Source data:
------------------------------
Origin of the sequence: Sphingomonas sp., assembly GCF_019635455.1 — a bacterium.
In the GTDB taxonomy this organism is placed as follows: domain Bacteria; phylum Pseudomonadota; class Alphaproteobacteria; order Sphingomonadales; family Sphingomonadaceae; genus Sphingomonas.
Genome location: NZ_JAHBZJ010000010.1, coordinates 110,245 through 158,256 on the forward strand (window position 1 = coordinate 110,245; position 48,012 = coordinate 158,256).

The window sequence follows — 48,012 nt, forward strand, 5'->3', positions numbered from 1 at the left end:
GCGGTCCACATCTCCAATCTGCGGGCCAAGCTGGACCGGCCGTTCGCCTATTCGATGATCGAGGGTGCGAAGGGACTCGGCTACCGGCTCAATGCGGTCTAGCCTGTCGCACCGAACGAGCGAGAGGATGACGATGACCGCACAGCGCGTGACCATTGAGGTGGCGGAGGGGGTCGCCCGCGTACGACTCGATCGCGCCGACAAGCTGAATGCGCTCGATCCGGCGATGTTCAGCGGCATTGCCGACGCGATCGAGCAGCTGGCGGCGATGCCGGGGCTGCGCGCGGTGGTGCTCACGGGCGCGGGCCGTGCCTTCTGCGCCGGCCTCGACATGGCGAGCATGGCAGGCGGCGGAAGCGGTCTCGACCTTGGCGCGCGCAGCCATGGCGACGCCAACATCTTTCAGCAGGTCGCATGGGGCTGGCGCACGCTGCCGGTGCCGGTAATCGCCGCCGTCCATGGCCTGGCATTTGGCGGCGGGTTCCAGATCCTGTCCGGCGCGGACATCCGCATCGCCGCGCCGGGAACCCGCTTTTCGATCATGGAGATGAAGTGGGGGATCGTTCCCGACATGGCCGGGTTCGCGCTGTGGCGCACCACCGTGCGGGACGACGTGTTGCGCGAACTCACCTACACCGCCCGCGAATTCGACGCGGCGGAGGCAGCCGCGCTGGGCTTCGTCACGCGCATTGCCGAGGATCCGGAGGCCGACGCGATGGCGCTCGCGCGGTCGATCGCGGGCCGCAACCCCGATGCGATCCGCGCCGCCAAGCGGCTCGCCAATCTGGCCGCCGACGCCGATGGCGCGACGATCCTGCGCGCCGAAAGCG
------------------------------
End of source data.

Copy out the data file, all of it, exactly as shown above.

Origin of the sequence: Sphingomonas sp., assembly GCF_019635455.1 — a bacterium.
In the GTDB taxonomy this organism is placed as follows: domain Bacteria; phylum Pseudomonadota; class Alphaproteobacteria; order Sphingomonadales; family Sphingomonadaceae; genus Sphingomonas.
Genome location: NZ_JAHBZJ010000010.1, coordinates 110,245 through 158,256 on the forward strand (window position 1 = coordinate 110,245; position 48,012 = coordinate 158,256).

The window sequence follows — 48,012 nt, forward strand, 5'->3', positions numbered from 1 at the left end:
GCGGTCCACATCTCCAATCTGCGGGCCAAGCTGGACCGGCCGTTCGCCTATTCGATGATCGAGGGTGCGAAGGGACTCGGCTACCGGCTCAATGCGGTCTAGCCTGTCGCACCGAACGAGCGAGAGGATGACGATGACCGCACAGCGCGTGACCATTGAGGTGGCGGAGGGGGTCGCCCGCGTACGACTCGATCGCGCCGACAAGCTGAATGCGCTCGATCCGGCGATGTTCAGCGGCATTGCCGACGCGATCGAGCAGCTGGCGGCGATGCCGGGGCTGCGCGCGGTGGTGCTCACGGGCGCGGGCCGTGCCTTCTGCGCCGGCCTCGACATGGCGAGCATGGCAGGCGGCGGAAGCGGTCTCGACCTTGGCGCGCGCAGCCATGGCGACGCCAACATCTTTCAGCAGGTCGCATGGGGCTGGCGCACGCTGCCGGTGCCGGTAATCGCCGCCGTCCATGGCCTGGCATTTGGCGGCGGGTTCCAGATCCTGTCCGGCGCGGACATCCGCATCGCCGCGCCGGGAACCCGCTTTTCGATCATGGAGATGAAGTGGGGGATCGTTCCCGACATGGCCGGGTTCGCGCTGTGGCGCACCACCGTGCGGGACGACGTGTTGCGCGAACTCACCTACACCGCCCGCGAATTCGACGCGGCGGAGGCAGCCGCGCTGGGCTTCGTCACGCGCATTGCCGAGGATCCGGAGGCCGACGCGATGGCGCTCGCGCGGTCGATCGCGGGCCGCAACCCCGATGCGATCCGCGCCGCCAAGCGGCTCGCCAATCTGGCCGCCGACGCCGATGGCGCGACGATCCTGCGCGCCGAAAGCG